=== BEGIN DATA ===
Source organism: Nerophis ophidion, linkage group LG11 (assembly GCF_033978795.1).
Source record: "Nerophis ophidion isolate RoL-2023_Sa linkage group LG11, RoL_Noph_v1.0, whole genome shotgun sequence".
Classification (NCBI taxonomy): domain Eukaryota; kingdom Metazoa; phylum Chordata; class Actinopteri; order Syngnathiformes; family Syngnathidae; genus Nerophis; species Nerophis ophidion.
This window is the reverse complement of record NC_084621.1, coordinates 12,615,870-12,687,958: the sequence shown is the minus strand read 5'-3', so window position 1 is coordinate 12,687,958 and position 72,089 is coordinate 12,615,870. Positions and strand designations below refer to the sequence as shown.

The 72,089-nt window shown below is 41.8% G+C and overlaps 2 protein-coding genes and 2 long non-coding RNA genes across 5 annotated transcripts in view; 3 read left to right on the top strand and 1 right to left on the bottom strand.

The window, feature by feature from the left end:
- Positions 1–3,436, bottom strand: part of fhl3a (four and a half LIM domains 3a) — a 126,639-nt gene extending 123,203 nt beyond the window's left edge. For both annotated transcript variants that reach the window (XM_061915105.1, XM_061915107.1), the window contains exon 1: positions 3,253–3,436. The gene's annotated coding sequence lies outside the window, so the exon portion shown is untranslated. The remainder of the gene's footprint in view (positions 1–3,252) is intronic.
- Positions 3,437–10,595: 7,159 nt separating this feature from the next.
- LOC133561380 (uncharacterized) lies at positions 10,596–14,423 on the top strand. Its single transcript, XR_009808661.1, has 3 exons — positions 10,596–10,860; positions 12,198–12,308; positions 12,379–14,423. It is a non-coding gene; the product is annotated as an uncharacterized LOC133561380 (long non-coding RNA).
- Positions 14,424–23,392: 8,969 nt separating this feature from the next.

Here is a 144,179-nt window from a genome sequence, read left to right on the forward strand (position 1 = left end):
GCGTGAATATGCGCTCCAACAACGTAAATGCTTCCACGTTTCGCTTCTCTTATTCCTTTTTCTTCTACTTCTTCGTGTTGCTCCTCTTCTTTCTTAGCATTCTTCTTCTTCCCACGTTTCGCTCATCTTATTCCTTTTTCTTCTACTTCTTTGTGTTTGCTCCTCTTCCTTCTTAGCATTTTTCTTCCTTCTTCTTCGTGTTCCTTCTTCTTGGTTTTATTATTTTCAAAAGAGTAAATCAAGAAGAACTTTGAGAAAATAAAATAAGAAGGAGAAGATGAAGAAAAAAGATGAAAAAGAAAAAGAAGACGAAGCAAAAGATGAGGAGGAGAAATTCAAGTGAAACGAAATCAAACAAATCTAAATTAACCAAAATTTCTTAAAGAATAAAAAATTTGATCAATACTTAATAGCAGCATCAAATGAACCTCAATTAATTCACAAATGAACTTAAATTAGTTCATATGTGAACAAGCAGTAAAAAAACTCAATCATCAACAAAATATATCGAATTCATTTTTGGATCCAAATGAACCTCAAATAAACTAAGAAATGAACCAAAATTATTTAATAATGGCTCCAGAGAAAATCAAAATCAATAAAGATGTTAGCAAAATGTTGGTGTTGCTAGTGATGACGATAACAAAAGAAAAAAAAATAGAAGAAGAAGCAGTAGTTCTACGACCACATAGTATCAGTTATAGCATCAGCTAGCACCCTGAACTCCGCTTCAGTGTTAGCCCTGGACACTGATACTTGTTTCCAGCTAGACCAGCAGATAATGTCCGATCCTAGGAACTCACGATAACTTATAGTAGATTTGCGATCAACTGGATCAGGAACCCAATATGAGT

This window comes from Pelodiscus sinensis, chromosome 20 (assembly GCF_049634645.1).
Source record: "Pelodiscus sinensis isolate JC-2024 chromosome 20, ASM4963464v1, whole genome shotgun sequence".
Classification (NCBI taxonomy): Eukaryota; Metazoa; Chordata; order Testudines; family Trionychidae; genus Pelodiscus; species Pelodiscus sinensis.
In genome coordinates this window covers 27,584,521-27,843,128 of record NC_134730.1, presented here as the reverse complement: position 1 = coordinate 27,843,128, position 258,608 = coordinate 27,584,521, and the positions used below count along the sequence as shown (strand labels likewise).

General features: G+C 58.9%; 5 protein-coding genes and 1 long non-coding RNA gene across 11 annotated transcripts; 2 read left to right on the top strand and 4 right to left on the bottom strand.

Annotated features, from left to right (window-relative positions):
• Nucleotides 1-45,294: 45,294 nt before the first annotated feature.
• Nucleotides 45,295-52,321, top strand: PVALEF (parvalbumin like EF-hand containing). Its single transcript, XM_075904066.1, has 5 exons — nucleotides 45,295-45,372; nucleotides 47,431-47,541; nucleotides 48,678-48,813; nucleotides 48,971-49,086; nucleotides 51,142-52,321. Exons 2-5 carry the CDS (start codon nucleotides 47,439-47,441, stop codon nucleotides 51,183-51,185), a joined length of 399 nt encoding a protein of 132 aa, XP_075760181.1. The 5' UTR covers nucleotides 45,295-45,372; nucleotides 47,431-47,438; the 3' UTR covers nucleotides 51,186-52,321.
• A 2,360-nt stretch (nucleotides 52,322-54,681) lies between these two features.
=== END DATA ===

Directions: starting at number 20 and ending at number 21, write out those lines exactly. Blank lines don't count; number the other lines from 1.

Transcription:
• Nucleotides 45,295-52,321, top strand: PVALEF (parvalbumin like EF-hand containing). Its single transcript, XM_075904066.1, has 5 exons — nucleotides 45,295-45,372; nucleotides 47,431-47,541; nucleotides 48,678-48,813; nucleotides 48,971-49,086; nucleotides 51,142-52,321. Exons 2-5 carry the CDS (start codon nucleotides 47,439-47,441, stop codon nucleotides 51,183-51,185), a joined length of 399 nt encoding a protein of 132 aa, XP_075760181.1. The 5' UTR covers nucleotides 45,295-45,372; nucleotides 47,431-47,438; the 3' UTR covers nucleotides 51,186-52,321.
• A 2,360-nt stretch (nucleotides 52,322-54,681) lies between these two features.